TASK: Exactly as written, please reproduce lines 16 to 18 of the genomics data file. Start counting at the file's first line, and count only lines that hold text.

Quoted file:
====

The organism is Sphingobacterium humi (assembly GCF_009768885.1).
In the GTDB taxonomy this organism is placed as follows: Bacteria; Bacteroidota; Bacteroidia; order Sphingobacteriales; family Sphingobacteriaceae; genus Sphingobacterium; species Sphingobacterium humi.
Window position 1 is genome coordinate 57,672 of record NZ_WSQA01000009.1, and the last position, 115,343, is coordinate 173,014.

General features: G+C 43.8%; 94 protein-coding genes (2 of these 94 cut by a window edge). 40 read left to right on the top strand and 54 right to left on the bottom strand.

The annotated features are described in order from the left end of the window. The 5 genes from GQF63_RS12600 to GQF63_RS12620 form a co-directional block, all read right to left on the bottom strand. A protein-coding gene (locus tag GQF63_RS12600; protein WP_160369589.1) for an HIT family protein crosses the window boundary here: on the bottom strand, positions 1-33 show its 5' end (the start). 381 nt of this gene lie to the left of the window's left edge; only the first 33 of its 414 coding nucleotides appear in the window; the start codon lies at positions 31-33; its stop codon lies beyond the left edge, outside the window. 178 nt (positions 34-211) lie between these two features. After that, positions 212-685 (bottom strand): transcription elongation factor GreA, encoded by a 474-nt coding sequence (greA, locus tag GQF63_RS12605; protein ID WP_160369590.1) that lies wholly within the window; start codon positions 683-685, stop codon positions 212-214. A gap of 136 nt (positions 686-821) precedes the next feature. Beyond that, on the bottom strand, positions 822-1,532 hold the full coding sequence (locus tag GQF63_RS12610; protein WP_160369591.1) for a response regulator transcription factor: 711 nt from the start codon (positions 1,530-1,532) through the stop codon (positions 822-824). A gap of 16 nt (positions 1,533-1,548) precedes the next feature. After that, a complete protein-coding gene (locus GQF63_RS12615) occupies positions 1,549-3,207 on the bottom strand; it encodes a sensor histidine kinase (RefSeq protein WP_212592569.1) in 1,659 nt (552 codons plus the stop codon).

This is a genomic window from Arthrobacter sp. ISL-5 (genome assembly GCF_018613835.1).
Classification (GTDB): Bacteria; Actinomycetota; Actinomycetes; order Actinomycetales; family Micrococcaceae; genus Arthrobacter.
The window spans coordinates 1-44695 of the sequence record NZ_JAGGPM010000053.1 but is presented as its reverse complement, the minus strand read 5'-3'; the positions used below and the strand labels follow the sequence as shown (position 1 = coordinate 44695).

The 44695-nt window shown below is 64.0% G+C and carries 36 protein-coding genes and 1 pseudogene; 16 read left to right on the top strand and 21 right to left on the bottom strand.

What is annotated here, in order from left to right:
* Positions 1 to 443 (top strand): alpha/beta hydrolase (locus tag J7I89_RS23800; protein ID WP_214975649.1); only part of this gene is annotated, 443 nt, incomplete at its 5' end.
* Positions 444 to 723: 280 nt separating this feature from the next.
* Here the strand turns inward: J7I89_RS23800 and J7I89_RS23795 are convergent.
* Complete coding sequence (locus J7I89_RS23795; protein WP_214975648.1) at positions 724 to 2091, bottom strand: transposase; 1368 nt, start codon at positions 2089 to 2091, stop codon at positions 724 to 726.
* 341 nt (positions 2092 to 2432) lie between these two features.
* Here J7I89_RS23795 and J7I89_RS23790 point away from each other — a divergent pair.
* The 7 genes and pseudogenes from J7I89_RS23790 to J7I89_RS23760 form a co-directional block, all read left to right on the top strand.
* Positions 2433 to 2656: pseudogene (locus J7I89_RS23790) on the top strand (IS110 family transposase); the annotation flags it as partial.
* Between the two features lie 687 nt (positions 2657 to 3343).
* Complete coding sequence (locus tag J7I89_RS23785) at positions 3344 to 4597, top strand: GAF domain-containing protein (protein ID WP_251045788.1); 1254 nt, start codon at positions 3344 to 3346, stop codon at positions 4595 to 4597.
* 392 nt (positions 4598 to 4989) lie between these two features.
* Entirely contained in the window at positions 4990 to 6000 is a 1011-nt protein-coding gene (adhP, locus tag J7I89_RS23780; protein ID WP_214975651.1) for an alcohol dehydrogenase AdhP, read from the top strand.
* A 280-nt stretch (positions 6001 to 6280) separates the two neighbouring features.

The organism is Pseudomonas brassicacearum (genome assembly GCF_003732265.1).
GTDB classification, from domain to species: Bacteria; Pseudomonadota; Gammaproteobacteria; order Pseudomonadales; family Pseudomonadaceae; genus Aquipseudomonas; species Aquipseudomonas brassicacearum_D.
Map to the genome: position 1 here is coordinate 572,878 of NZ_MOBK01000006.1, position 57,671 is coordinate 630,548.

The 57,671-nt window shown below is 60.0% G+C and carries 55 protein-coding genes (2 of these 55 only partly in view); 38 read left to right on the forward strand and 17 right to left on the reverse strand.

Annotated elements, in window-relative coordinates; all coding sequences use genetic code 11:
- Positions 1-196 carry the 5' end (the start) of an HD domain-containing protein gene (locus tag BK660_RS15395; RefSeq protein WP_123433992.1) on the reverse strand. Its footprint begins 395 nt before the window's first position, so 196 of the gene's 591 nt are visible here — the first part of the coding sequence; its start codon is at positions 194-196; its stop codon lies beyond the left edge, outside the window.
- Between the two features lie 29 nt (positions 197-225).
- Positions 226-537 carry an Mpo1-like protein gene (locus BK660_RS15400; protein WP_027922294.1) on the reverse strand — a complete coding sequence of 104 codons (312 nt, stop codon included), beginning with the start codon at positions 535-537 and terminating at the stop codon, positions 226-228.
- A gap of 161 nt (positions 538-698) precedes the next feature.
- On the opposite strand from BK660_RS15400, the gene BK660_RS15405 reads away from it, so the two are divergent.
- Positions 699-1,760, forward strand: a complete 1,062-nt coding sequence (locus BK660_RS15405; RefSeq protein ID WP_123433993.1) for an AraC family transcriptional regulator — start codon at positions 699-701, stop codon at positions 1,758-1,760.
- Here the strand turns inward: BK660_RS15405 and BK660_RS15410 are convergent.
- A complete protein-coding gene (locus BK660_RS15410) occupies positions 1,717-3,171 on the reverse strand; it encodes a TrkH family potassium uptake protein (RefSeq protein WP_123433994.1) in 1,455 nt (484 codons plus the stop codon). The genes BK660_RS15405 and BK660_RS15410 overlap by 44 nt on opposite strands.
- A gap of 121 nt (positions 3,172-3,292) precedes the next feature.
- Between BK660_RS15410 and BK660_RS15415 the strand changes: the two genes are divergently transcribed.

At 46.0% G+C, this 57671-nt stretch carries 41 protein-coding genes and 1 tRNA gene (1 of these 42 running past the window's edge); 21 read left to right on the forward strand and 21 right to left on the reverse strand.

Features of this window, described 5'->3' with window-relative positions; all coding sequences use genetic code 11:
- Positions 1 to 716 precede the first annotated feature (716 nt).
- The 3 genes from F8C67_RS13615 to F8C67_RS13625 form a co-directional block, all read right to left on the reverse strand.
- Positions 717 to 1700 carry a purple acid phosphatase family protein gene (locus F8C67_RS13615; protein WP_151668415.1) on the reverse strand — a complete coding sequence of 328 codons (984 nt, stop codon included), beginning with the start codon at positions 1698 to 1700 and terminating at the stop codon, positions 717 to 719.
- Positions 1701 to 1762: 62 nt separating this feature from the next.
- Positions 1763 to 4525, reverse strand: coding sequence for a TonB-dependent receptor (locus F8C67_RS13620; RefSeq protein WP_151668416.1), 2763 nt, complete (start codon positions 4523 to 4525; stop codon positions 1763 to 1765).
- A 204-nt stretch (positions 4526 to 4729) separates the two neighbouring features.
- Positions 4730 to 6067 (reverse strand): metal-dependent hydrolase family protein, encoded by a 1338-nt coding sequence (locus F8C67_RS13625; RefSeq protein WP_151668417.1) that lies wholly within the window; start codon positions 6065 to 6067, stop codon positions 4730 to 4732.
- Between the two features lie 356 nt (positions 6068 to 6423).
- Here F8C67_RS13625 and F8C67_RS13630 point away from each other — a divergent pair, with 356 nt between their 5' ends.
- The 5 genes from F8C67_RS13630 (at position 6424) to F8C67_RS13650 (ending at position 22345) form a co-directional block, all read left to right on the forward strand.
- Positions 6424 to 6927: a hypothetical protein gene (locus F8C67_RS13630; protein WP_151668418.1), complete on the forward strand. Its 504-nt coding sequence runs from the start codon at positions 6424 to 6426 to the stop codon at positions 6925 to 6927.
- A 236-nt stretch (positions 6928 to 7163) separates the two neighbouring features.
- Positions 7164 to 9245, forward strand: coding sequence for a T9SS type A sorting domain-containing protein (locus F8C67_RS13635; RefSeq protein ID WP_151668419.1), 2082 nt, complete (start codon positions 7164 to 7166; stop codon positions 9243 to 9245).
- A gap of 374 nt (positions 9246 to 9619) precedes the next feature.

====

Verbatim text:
* Here J7I89_RS23795 and J7I89_RS23790 point away from each other — a divergent pair.
* The 7 genes and pseudogenes from J7I89_RS23790 to J7I89_RS23760 form a co-directional block, all read left to right on the top strand.
* Positions 2433 to 2656: pseudogene (locus J7I89_RS23790) on the top strand (IS110 family transposase); the annotation flags it as partial.